Photo Essay: NCH Doctors & Nurses Reflect on Profession During Pandemic
Each year, hospitals and facilities across the country celebrate nurses and healthcare staff during the month of May. Photographer Lisette Morales visited NCH North Naples Hospital to photograph staff on the front lines of the coronavirus, where NCH medical professionals reflect on their profession – and mental state – during a pandemic.
"As critical care physicians and intensivists, we work 7 days in a row in the same ICU to optimize continuity and team dynamics, putting the patient first," said Dr. Douglas Harrington. "The average [I work] a week is 80 to 90 hours."
He says that at the end of each day, he takes time to reflect on what occurred that day, and what tomorrow may bring.
"The time to truly relax is when your 7-day schedule is completed, and I do try to relax each night when home in my garden and with my family. However, you never can completely turn off the switch when you work seven days in a row," said Harrington.
Pediatric Nurse Gail Collins says that she is relieved that the pandemic hasn’t affected Southwest Florida as much as she had originally anticipated, but she remains apprehensive as to what will happen in the coming months. She works three twelve-hour shifts per week.
"I arrive at 6:30 AM, take reports, and then work with my 2-3 Neonatal Intensive Care Unit (NICU) babies for the remainder of my shift."
Collins says NICU nurses help one another with admissions and more complicated or demanding assignments. "I like to go for long walks on days I don’t work and this provides time for reflection and relaxation."
Kitty Koshko, NCH Respiratory Therapist, says her schedule changes each week.
"It’s what works for me," said Koshko. She says she treats every day as a day of reflection and a day of hope. "[I] embrace the challenges of the day and hope to make a difference," said Koshko.
Doctor Harrington says with the support of the staff and administration, and all following the PPE guidelines, he feels safe working at NCH during this outbreak of coronavirus.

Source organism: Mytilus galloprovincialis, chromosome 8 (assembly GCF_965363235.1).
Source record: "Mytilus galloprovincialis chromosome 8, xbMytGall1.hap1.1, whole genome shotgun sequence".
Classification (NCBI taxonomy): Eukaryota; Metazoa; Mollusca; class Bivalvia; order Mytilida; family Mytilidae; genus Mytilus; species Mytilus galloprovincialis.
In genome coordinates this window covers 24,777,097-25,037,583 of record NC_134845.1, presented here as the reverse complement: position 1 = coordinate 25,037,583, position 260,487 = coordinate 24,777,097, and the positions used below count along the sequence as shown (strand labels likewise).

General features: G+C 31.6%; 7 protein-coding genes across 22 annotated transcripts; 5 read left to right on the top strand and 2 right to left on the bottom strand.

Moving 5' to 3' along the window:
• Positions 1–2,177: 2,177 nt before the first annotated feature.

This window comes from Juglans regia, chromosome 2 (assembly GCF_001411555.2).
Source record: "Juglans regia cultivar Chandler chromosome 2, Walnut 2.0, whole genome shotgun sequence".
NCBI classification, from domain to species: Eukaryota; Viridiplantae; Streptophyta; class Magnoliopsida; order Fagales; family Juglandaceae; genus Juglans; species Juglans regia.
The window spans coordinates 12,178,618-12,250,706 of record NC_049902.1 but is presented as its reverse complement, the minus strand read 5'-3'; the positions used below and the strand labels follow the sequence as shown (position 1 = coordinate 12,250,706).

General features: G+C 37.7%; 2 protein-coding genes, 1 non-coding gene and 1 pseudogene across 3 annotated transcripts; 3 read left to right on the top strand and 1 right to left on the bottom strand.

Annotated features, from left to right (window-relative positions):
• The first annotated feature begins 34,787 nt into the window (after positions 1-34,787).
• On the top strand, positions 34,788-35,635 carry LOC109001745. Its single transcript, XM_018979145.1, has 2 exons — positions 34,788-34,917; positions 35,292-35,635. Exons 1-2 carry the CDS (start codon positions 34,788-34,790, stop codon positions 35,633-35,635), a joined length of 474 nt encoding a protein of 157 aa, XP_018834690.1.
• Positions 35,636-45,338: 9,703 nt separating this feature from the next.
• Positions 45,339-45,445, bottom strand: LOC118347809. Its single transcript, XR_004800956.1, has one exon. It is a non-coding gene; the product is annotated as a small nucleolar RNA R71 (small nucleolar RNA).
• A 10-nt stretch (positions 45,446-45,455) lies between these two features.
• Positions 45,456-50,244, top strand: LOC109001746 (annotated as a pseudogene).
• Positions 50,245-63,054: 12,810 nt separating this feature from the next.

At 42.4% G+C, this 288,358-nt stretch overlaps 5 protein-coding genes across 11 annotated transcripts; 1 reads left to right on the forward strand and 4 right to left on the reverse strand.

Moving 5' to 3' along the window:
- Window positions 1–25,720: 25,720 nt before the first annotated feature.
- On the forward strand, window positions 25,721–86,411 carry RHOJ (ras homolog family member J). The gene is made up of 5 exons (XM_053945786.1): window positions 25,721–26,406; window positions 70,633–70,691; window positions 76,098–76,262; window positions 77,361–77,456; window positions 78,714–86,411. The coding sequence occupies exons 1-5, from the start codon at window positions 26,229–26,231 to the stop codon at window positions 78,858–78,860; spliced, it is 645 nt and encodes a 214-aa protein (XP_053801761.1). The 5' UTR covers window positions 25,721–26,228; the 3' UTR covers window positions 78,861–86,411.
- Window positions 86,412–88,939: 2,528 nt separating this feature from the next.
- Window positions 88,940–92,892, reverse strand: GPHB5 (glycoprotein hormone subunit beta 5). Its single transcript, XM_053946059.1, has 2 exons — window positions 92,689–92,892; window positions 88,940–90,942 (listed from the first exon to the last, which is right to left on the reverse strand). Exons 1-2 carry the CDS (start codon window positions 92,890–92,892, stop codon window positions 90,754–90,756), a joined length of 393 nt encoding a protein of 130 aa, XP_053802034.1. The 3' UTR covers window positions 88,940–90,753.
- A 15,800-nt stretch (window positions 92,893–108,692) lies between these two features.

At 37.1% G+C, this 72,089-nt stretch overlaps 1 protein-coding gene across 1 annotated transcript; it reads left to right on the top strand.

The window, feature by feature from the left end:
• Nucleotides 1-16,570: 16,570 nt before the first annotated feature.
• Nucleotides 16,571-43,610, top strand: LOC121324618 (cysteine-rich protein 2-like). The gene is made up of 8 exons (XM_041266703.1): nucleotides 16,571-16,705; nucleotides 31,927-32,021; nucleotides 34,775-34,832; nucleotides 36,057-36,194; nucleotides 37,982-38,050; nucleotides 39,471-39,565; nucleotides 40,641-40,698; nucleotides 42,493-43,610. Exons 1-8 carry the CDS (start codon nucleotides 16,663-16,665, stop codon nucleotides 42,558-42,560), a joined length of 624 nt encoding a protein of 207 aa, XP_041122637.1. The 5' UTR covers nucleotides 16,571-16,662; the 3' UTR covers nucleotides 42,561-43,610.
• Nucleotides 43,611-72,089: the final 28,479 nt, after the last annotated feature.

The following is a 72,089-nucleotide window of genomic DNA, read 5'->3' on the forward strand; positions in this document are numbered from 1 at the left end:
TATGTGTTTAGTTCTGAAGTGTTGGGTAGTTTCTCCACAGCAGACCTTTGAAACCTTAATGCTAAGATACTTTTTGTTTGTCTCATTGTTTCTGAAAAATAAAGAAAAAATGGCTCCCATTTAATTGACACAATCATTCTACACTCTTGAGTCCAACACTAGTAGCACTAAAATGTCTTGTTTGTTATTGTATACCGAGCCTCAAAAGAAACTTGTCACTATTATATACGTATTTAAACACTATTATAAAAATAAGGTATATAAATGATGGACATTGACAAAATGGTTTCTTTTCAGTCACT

"As critical care physicians, we are trained and work in an environment of high pressure, fast-paced, difficult decisions, attention to detail, and teamwork," said Harrington.
"I feel safe [at work] as we have good support and adequate PPE and supplies currently," said Gail Collins. "We receive updates via conference calls three days per week."
Collins says the conference calls inform staff about how NCH is responding to COVID-19 challenges.
Kitty Koshko says she feels "absolutely" safe while working at NCH right now, but the community at large is what has exceeded her expectations.
"I would’ve been lost without them," said Koshko. "I really appreciated the generosity and donations that I could've never expected."
"The community support has been phenomenal, especially some of the local restaurants providing meals to the hospital staff and stores providing necessary home supplies to hospital employees," said Harrington.
"I have never felt so appreciated!" said Gail Collins. "The community has provided many meals, gift cards, and other tokens of appreciation, and friends and neighbors are supportive of health care professionals."
As far as handling a pandemic in the future, these health professionals offer a bit of advice.
"You have to stay focused, engaged, and informed," said Dr. Harrington. "Listen to the guidelines. Become involved and support some aspects of the response. In the future, we need to have learned from the present pandemic and be better prepared, hopefully, less reactionary and have all aspects of the response teams work together."
"Be open-minded and embrace the challenge, but be smart," said Kitty Koshko.
"Listen to the experts, ignore unreliable sources, believe in science, and be patient," said Gail Collins. "Never underestimate the power of kind words and gestures."